Core Stability Training (CST) Protocol
Stage 1 of CST: General Assessment and Biomechanical Analysis
A comprehensive subjective examination is important as information about variables that can influence core stability can be identified. Of prime significance are mechanisms of injury, presence of pain, previous operations, congenital disorders and physical training techniques (McRrae, 1997; Sahrmann, 2002).
A biomechanical analysis commencing with a static observation then a dynamic overview of the lumbopelvic, thoracolumbar, scapulothoracic, upper and lower limbs provides an initial reference point for assessment of core stability function (Norris, 2000; Richardson et al., 1999; Horsley, 2002; Sahrmann, 2002) Consideration must be given to all factors acting on this region that may cause a perturbation from the position of ideal equilibrium (neutral pelvis) in both a static and dynamic environment such as muscle length (Toppenberg and Bullock, 1986), joint stiffness (Cyriax, 1996; Kaltenborn, 1993; Maitland, 1997; Mulligan, 1999), neural mobility (Butler, 1991) and muscle function (Richardson et al., 1999; Wisbey-Roth, 2000; Sahrmann, 2002)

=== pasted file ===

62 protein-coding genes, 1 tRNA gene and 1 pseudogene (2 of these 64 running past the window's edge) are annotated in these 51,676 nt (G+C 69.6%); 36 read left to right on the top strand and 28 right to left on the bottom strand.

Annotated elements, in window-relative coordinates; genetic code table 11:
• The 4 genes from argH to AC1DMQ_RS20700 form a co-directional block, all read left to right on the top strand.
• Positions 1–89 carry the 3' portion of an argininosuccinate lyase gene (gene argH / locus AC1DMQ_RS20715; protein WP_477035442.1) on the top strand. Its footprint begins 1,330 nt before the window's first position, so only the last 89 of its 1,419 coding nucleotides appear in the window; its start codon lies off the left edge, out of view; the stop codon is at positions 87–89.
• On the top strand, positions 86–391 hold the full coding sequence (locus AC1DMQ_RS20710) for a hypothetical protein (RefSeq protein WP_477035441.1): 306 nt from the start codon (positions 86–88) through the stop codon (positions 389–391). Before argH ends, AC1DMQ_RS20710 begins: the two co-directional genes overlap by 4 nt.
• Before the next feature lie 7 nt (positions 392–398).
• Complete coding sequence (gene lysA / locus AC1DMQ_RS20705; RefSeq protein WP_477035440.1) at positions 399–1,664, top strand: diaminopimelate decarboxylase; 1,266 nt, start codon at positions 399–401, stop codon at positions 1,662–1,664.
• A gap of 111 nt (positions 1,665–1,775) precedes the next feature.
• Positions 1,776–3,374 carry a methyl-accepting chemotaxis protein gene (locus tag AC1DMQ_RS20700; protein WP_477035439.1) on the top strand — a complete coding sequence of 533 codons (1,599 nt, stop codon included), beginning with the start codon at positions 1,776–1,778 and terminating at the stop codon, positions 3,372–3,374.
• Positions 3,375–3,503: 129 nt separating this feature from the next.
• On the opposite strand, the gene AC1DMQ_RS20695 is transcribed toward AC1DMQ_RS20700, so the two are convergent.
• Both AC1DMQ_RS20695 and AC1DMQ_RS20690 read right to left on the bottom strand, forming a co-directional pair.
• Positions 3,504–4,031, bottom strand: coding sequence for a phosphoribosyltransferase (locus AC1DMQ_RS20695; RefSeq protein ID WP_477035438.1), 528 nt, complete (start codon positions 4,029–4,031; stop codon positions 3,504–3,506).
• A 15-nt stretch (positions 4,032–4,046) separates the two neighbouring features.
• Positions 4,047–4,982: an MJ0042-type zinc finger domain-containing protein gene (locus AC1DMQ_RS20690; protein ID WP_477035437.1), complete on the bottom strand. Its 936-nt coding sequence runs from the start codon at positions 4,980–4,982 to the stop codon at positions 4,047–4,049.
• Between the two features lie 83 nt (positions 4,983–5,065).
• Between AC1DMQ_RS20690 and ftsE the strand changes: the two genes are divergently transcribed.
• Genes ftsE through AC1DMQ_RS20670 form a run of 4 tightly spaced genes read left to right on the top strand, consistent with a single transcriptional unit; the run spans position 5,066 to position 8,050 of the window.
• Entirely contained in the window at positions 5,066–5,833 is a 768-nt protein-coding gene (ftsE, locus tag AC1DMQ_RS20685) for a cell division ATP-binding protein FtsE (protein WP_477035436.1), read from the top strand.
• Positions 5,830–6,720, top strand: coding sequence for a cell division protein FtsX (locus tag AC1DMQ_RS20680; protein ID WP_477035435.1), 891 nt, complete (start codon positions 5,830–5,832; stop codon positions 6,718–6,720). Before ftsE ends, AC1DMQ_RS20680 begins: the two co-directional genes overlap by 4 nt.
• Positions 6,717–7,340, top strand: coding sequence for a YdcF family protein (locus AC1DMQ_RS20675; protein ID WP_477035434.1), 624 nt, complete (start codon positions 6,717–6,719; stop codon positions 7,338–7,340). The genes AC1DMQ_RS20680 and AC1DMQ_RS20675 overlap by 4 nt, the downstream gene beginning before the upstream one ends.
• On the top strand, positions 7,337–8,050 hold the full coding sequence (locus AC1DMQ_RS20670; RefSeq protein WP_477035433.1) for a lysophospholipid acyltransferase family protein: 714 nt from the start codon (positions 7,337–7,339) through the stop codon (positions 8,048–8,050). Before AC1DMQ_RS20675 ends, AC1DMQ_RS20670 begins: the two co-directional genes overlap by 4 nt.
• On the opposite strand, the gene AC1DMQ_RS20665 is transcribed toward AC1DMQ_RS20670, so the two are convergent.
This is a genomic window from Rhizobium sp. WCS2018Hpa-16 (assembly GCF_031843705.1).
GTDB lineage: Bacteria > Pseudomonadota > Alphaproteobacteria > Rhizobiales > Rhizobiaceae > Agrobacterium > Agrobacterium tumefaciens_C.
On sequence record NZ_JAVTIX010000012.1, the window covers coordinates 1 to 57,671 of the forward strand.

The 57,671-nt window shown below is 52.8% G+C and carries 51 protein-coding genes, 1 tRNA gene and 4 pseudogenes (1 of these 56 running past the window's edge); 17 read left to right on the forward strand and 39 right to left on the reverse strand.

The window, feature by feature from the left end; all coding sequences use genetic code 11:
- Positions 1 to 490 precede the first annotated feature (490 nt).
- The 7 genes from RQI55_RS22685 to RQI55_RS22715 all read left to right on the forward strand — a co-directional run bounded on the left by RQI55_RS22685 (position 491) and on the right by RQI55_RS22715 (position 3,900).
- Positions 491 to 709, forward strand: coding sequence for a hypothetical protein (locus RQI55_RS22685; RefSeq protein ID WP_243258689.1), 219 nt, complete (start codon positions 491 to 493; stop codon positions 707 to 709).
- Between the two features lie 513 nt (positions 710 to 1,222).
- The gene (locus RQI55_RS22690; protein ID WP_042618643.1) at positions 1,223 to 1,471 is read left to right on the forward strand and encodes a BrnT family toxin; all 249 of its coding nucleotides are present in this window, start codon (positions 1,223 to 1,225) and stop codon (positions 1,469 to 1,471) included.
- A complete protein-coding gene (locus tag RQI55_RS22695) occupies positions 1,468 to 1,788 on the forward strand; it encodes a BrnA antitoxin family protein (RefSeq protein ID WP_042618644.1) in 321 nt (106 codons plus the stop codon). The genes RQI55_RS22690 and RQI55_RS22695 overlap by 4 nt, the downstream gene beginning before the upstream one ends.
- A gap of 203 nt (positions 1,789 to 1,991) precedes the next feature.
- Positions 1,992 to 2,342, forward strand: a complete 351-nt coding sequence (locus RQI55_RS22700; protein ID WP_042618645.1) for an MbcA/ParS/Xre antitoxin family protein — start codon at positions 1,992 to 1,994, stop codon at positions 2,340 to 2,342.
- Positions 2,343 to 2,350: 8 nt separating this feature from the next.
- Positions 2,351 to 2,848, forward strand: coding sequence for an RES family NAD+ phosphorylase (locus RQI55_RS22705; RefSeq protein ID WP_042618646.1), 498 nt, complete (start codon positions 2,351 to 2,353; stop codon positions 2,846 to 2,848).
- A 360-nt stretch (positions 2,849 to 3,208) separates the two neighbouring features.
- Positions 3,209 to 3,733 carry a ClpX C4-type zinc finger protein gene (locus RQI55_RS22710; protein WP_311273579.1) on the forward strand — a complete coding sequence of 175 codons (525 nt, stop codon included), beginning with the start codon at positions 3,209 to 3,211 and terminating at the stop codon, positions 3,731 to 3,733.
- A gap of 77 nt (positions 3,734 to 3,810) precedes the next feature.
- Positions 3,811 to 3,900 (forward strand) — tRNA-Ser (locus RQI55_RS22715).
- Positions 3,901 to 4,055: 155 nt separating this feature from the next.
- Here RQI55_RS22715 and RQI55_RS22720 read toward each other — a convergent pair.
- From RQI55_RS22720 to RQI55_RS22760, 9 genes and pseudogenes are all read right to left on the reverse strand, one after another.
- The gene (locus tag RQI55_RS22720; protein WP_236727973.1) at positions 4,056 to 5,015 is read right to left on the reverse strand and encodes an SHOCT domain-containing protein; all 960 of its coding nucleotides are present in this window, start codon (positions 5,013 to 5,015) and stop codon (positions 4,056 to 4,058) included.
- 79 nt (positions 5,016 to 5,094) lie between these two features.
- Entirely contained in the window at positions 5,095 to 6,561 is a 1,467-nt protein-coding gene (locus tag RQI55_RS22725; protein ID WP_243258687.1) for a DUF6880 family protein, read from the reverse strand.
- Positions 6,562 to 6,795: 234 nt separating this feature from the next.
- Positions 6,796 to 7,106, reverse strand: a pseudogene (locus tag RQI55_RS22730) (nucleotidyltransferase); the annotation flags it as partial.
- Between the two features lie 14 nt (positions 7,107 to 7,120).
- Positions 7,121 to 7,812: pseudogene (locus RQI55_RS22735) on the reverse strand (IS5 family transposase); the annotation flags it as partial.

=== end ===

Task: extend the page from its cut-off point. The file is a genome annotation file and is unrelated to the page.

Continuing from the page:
A valid objective measure for core stability should be taken to assist with assessment and diagnosis of components that need to be optimised and to allow for comparative monitoring in the future (see Chapter VI). The measures taken should depend on the presenting condition and the ultimate goals of the individual. Components that have objective measures include spinal alignment (Liemohn et al, 2002; Toppenberg and Bullock, 1986), muscle control (Richardson et al., 1999; Sahrmann, 2002; Wisbey-Roth, 2000), muscle activation patterns (Hodges, 2005, Oddson and De Luca, 2003) and endurance capacity (De Luca, 1984; Koumantakis et al., 2001; Roy et al. 1989 and 1994).